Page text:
Let’s say you finally decided to make a change and create a budget for your finances. Perhaps you’ve become suitably inspired, or, like the parable of the burning building, the alternative had become that much worse.
So what do you do? Do you sit down, create 25 different spending categories, look back on five months of account activity, and spend hours getting the budget numbers just right? Let’s see: did you spend $50 or $40 on medication last month. How many times did you fill up the car? What are gas prices like this month? And how much did you spend going out to eat, exactly? What about…
Woah there, Speed Racer. While you’re impulse is admirable, you’re going to drive yourself off a cliff.
Instead, on your first month of budgeting, you need to prepare in advance…nothing at all.
Allow me to explain.
Table of Contents
What we talk about when we talk about budgeting
In order to make a sensible budget, you must divide your expenses up into categories. That way, you can decide what to spend money on with a bit more granularity.
And you do this on a monthly basis. Why monthly? Because many of our bills happen on a monthly basis, and it’s a good length of time, not too long, not too short.
Though know here that I’m not talking about recurring, fixed bills here. Only the variable expenses, the stuff that is spread out over the course of the month, that can get way out of hand if you don’t keep track of them.
I find it best to start with the end goal in mind and work backwards for there. The goal is not to create a budget, or get wealthy, or love spreadsheets. The goal is to become focused, get on a plan, become more secure in your footing, to feel (dare I say) more at peace.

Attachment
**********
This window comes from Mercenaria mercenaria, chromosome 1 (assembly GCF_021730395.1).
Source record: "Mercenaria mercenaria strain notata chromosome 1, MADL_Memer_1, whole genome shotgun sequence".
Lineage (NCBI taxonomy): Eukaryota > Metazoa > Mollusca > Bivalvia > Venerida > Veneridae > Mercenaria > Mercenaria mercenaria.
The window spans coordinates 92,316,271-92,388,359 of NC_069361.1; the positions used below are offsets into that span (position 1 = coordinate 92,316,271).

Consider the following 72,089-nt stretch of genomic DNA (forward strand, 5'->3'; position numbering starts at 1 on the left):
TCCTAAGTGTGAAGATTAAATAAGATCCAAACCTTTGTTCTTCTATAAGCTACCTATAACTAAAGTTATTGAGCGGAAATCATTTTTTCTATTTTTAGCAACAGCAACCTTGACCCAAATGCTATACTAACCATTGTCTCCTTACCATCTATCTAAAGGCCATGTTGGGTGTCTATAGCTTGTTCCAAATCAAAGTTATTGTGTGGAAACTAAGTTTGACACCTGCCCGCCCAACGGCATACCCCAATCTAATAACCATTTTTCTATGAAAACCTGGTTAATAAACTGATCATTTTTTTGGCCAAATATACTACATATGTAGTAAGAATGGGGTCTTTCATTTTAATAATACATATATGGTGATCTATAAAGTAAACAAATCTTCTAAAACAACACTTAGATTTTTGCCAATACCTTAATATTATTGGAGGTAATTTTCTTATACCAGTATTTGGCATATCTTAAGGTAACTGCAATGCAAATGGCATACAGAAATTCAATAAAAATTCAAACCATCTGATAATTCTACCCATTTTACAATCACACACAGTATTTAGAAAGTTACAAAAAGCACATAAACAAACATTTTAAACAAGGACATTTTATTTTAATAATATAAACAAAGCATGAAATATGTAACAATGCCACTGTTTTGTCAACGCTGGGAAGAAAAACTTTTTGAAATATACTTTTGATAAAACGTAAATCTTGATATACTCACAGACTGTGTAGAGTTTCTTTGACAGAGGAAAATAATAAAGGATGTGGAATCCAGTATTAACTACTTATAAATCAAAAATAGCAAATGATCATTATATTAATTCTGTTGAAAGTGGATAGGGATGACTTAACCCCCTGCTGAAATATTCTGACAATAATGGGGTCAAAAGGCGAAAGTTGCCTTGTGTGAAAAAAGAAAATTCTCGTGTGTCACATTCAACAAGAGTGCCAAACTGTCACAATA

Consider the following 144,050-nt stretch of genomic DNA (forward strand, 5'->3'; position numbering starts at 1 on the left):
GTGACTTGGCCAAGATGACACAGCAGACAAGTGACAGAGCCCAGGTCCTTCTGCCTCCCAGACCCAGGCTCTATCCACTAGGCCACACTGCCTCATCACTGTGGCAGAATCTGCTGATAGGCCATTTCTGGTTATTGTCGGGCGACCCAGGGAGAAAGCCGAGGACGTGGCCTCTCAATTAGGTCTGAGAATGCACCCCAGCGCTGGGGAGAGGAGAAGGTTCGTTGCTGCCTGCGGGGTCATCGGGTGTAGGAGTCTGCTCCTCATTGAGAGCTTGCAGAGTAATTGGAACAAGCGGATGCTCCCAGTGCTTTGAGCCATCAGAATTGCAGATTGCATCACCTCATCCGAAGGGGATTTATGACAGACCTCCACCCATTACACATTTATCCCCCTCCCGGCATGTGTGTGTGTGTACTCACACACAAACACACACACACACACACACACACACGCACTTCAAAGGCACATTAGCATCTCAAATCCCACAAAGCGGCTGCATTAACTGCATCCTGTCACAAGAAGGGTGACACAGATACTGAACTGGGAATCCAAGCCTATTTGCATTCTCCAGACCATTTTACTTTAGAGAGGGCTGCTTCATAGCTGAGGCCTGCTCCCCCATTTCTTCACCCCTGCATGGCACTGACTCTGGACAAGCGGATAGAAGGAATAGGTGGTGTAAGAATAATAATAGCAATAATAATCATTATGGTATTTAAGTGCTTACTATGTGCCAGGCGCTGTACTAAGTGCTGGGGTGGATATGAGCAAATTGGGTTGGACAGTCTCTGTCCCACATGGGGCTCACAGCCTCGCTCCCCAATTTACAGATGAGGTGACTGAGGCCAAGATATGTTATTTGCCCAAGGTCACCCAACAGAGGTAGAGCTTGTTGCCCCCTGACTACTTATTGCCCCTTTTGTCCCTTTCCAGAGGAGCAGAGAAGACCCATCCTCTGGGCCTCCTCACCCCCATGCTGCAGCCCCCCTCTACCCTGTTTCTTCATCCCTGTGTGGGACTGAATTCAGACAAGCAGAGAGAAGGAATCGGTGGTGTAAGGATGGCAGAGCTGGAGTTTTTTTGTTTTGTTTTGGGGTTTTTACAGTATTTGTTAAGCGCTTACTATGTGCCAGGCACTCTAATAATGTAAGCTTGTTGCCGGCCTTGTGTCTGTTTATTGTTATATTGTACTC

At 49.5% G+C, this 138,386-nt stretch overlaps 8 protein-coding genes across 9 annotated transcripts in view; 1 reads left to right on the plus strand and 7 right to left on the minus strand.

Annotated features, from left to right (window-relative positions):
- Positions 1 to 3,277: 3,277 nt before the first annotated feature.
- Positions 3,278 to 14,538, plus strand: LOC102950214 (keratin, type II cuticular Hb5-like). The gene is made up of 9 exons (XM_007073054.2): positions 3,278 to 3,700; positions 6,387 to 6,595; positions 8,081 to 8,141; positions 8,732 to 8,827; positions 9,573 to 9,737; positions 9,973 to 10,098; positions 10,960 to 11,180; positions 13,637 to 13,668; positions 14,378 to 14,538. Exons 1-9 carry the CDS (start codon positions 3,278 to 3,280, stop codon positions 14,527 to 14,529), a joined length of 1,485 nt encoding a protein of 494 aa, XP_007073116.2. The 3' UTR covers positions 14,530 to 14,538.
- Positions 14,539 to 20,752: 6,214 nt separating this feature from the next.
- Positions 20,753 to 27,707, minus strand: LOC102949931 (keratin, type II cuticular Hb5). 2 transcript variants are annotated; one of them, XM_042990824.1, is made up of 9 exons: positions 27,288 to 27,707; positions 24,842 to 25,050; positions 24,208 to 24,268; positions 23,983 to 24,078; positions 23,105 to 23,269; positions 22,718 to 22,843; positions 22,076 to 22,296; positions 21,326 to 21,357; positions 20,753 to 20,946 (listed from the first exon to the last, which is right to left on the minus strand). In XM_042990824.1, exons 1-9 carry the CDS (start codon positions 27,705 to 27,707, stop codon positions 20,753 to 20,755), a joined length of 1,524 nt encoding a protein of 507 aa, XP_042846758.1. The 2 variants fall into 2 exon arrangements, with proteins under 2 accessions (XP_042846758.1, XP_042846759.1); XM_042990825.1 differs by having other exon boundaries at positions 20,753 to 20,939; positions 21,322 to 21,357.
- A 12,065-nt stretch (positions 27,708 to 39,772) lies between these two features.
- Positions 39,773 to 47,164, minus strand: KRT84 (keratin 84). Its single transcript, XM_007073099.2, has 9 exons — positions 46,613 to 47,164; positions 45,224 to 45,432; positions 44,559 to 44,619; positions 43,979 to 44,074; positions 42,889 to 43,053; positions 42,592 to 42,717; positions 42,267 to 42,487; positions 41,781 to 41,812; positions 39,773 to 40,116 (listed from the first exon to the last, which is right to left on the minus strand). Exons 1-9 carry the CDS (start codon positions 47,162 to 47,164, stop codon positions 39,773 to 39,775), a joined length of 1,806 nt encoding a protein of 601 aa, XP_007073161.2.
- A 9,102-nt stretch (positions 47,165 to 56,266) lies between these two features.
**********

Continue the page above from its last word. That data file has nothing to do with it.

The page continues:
How do you do that? By being intentional. You want to command your money, not look back and see what you did. But if you’re starting from scratch with this kind of budget focus, you wouldn’t know exactly, or even slightly, how to start. (I didn’t either.)
So when you’re making categories and figuring out how much to allocate to each, why not just put in numbers and revise them until you get them right?
That would be like being a army sergeant with zero experience commanding troops. “I’ll just give orders and adjust them later.”
Don’t do that. Not for the first month.
The first month
The first month you budget, I want you to set no limits at all. I do not want you to alter your spending habits in any way. Don’t do anything different.
The only work you need to do the first month of your new budgeting life is to write everything down.
I’ll say that again: Write. Everything. Down.
Don’t worry about setting categories in advance. Just record whenever you spend anything. (Round to the dollar, for sanity.)
Your “budget” for the first month will look something like this:
$20 pet food
$20 party food / fun (not sure)
Note the informality. Note how hand-wavey the categories are. That’s fine.
Why are we doing things this way? Because you can only change one behavior at a time. Tracking your expenses is difficult and takes a lot of work, but it doesn’t require much of any preparation. You can start writing things down now. Take on any more and you’re likely to crash and burn.
The second month
After the end of your first month, this is when the next step begins. Go through and see what you spent. Create categories based on what you did. This way, no guessing is required, as it’s all right there!
When the beginning of the next month rolls around, you will now possess two pieces of information that you didn’t have at the start:
- What you spent in a single month
- What categories you’ll need
From here, you’ll be in a much better place to start to attach numbers to these categories. “Well, let’s see. I spent $250 in restaurants last month, so let’s set that as a base line for next month.” You can start having those conversations.
Don’t try to be an expert at the start
But for the first month, it’s important to position yourself for success. And that means to not put too much pressure on yourself to be perfect, and specifically to possess information you don’t have. Budgeting is a long-term behavior change, and the last thing you want to do is burn out due to unrealistic expectations.
This is hard work. But it is worth it. This coming month, take the first step with me and write everything down. Don’t worry about anything else yet.
But enough about me. What’s been your experience when you’ve tried to start budgeting?